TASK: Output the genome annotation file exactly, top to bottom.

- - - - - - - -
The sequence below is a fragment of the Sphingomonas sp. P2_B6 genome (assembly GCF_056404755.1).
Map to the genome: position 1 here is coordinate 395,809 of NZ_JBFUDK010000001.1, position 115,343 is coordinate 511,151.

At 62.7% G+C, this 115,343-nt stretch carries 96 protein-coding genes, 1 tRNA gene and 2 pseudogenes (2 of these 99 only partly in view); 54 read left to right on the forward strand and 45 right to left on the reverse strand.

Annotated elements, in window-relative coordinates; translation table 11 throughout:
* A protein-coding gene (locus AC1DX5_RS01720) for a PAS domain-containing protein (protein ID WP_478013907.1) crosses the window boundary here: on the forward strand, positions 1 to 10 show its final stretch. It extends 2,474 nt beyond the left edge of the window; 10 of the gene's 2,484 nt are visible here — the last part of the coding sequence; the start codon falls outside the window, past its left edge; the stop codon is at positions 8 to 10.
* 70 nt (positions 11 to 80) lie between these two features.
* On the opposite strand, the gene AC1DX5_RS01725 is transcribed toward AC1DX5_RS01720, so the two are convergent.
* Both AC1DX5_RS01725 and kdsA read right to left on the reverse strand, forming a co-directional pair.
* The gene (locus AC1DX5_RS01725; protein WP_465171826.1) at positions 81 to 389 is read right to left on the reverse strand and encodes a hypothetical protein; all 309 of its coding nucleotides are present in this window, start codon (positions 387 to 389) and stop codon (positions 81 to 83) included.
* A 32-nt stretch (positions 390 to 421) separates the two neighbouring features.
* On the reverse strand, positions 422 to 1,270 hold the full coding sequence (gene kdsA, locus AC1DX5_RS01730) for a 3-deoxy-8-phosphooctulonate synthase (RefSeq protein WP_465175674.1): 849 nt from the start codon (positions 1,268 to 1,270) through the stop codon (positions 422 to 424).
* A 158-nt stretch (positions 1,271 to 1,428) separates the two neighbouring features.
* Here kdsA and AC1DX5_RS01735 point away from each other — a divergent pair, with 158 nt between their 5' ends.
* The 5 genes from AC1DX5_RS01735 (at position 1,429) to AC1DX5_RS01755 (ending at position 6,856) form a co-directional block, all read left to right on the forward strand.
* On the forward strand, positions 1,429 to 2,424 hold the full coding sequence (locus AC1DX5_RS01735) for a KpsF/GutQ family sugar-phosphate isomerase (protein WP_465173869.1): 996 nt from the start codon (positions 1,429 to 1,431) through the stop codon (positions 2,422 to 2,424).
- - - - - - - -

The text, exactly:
The sequence below is a fragment of the Sphingomonas sp. P2_B6 genome (assembly GCF_056404755.1).
Map to the genome: position 1 here is coordinate 395,809 of NZ_JBFUDK010000001.1, position 115,343 is coordinate 511,151.

At 62.7% G+C, this 115,343-nt stretch carries 96 protein-coding genes, 1 tRNA gene and 2 pseudogenes (2 of these 99 only partly in view); 54 read left to right on the forward strand and 45 right to left on the reverse strand.

Annotated elements, in window-relative coordinates; translation table 11 throughout:
* A protein-coding gene (locus AC1DX5_RS01720) for a PAS domain-containing protein (protein ID WP_478013907.1) crosses the window boundary here: on the forward strand, positions 1 to 10 show its final stretch. It extends 2,474 nt beyond the left edge of the window; 10 of the gene's 2,484 nt are visible here — the last part of the coding sequence; the start codon falls outside the window, past its left edge; the stop codon is at positions 8 to 10.
* 70 nt (positions 11 to 80) lie between these two features.
* On the opposite strand, the gene AC1DX5_RS01725 is transcribed toward AC1DX5_RS01720, so the two are convergent.
* Both AC1DX5_RS01725 and kdsA read right to left on the reverse strand, forming a co-directional pair.
* The gene (locus AC1DX5_RS01725; protein WP_465171826.1) at positions 81 to 389 is read right to left on the reverse strand and encodes a hypothetical protein; all 309 of its coding nucleotides are present in this window, start codon (positions 387 to 389) and stop codon (positions 81 to 83) included.
* A 32-nt stretch (positions 390 to 421) separates the two neighbouring features.
* On the reverse strand, positions 422 to 1,270 hold the full coding sequence (gene kdsA, locus AC1DX5_RS01730) for a 3-deoxy-8-phosphooctulonate synthase (RefSeq protein WP_465175674.1): 849 nt from the start codon (positions 1,268 to 1,270) through the stop codon (positions 422 to 424).
* A 158-nt stretch (positions 1,271 to 1,428) separates the two neighbouring features.
* Here kdsA and AC1DX5_RS01735 point away from each other — a divergent pair, with 158 nt between their 5' ends.
* The 5 genes from AC1DX5_RS01735 (at position 1,429) to AC1DX5_RS01755 (ending at position 6,856) form a co-directional block, all read left to right on the forward strand.
* On the forward strand, positions 1,429 to 2,424 hold the full coding sequence (locus AC1DX5_RS01735) for a KpsF/GutQ family sugar-phosphate isomerase (protein WP_465173869.1): 996 nt from the start codon (positions 1,429 to 1,431) through the stop codon (positions 2,422 to 2,424).